- Australia import prices fall, exports rise
- Sweden Unemployment rate unchanged at 7.60%, retail sales falls
- German unemployment rate unchanged at 6.10%
- Eurozone economic sentiment index ticks higher in July
- US Weekly jobless claims rise more than expected
Today’s Economic events
- Australia import prices q/q -1.0% vs. 1.60%; export prices q/q 1.40% vs. 2.90%
- UK Nationwide HPI m/m 0.50% vs. 0.20%; y/y 5.20% vs. 4.80%
- Sweden unemployment rate 7.60% vs. 7.90%
- Sweden retail sales m/m -0.60% vs. -0.10%; y/y 3.20% vs. 4.20%
- Germany unemployment rate 6.10% vs. 6.10%
- Eurozone economic confidence 104.6 vs. 103.5
- Germany CPI m/m 0.30% vs. 0.30%; y/y 0.40% vs. 0.40%
- US weekly jobless claims 266k vs. 262k
- New Zealand building consents
Australia import prices fall, exports rise
Export prices in Australia for the second quarter surged 1.40% on a quarter over quarter basis, data from the Australian Bureau of Statistics showed on Thursday. The Q2 export prices were below median expectations of 3.0% but better than the 4.70% contraction seen in the first quarter. Imports slipped 1.0% in the quarter missing forecasts of a 1.50% increase. Import prices in Q2 was higher than the first quarter’s decline of 3.0%.
On a year over year basis, exports are down 8.70% while imports fell 2.80%. The Australian dollar, which was trading flat yesterday was seen rising today after the Federal Reserve left interest rates unchanged and signaled no urgency to hike rates. Still, the gains in the Aussie dollar are seen to be limited with the markets betting on a rate cut at the RBA’s meeting next week. Many economists see the RBA’s decision to be a close call following the second quarter inflation data released yesterday which showed that inflation remained low, but far from any deflationary threats.
NAB economist, Tapas Strickland said that there was evidence of strength in prices during the second quarter and cautioned that the RBA could hold rates steady, which could be bullish for the Aussie, considering the current rate cut expectations.
Eurozone economic confidence strengthens in July
Economic confidence in the euro area strengthened unexpectedly in July, following the Brexit referendum, data from the European Commission showed on Thursday. The Eurozone economic sentiment index rose to 104.6 in July, compared to 104.4 in June and beat forecasts of a decline to 103.5.
The industrial confidence indicator showed a modest improvement, rising to -2.4 in July compared to -2.8 in June. The sector showed that managers were more optimistic in their assessment of the current level of new orders and finished products. On the services side, the services confidence index rose to 11.1 in July, from 10.9 in June with managers citing brighter demand expectations. In construction, the confidence index was still negative at -16.3 in July, but better than June’s reading of -18.2 with managers in the sector optimistic on new and current orders.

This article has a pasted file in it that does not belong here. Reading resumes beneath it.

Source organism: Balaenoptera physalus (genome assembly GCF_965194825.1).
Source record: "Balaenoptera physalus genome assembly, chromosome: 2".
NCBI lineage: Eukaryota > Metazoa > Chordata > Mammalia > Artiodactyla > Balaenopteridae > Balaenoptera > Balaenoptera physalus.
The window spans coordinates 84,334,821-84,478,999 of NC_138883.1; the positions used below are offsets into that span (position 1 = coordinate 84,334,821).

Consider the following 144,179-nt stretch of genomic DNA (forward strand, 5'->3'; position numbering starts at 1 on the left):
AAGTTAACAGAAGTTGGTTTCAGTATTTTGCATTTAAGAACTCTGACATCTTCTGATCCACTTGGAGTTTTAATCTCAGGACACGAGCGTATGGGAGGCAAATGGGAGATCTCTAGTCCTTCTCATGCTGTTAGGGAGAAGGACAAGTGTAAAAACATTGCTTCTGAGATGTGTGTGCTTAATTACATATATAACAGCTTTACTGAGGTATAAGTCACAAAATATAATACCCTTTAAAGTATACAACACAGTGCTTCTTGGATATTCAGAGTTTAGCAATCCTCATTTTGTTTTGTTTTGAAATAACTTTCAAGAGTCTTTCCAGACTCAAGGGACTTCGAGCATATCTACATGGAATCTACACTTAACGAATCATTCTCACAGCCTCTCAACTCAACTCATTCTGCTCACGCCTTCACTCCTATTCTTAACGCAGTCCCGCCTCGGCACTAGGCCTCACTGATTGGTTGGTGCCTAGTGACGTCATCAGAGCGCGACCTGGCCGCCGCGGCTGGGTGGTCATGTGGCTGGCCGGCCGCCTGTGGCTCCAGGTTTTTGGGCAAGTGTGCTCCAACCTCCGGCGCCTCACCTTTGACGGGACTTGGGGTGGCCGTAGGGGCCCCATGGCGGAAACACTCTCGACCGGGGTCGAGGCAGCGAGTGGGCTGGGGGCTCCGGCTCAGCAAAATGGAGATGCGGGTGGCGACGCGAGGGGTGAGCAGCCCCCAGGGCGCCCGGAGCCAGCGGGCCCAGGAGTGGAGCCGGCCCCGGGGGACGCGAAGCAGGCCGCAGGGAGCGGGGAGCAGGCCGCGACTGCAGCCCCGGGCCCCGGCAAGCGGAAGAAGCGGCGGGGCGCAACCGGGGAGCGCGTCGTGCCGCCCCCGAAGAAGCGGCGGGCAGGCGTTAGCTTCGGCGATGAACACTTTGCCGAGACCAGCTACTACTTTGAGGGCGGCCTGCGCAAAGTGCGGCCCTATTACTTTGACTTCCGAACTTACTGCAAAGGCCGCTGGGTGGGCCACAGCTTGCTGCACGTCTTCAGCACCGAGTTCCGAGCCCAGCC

The consumer sentiment index was, however, weaker, falling to -7.9 from -7.2 a month ago. The declines showed that consumers had a more negative assessment of the general economic situation, unemployment, and savings.
On retail trade, the index jumped from 0.8 in June to 1.8 in July with upbeat expectations on the current and future business situation.
The Eurozone’s economic confidence was largely positive and starkly in contrast to that the UK, which only a few days ago showed that businesses turned pessimistic on the future outlook. Business sentiment in the UK fell to 102.6 in July, from 107.0 in June.
Sweden unemployment rate steady, retail sales fall
The unemployment rate in Sweden remained unchanged at 7.60% from a month ago, data from Statistics Sweden showed on Thursday. Economists were expecting a higher jobless rate at 8.0%. The number of unemployed totaled 414k, which was 42k lower compared to a year ago, while the number of employed increased 116k on a year over year basis. Sweden’s labor market is expected to continue to strengthen in the near term. On a seasonally adjusted basis, Sweden’s unemployment rate was seen at 6.60%, beating estimates of an increase of 7.0% from May’s 7.20%. In the second quarter, the seasonally adjusted unemployment rate averaged 6.80%, below the Riksbank’s forecasts of 6.90%.
In a separate report, Sweden’s retail sales grew at a slower pace than expected. Data from Statistics Sweden showed that retail sales increased 3.20% on a year over year basis in June, slower than May’s increase of 5.0%, which was a 6-month high. The 3.20% increase was lower than economist forecasts of a 4.10% print.
Sales of durable goods grew at an annualized rate of 4.0% in June, while consumer goods increased 2.20%. On a month over month basis, retail sales were down 0.60% in June on a seasonally adjusted basis. The retail sales data was released ahead of tomorrow’s second quarter GDP data from Sweden, which is expected to show a 0.60% increase on a quarter over quarter basis., up from 0.50% in Q1.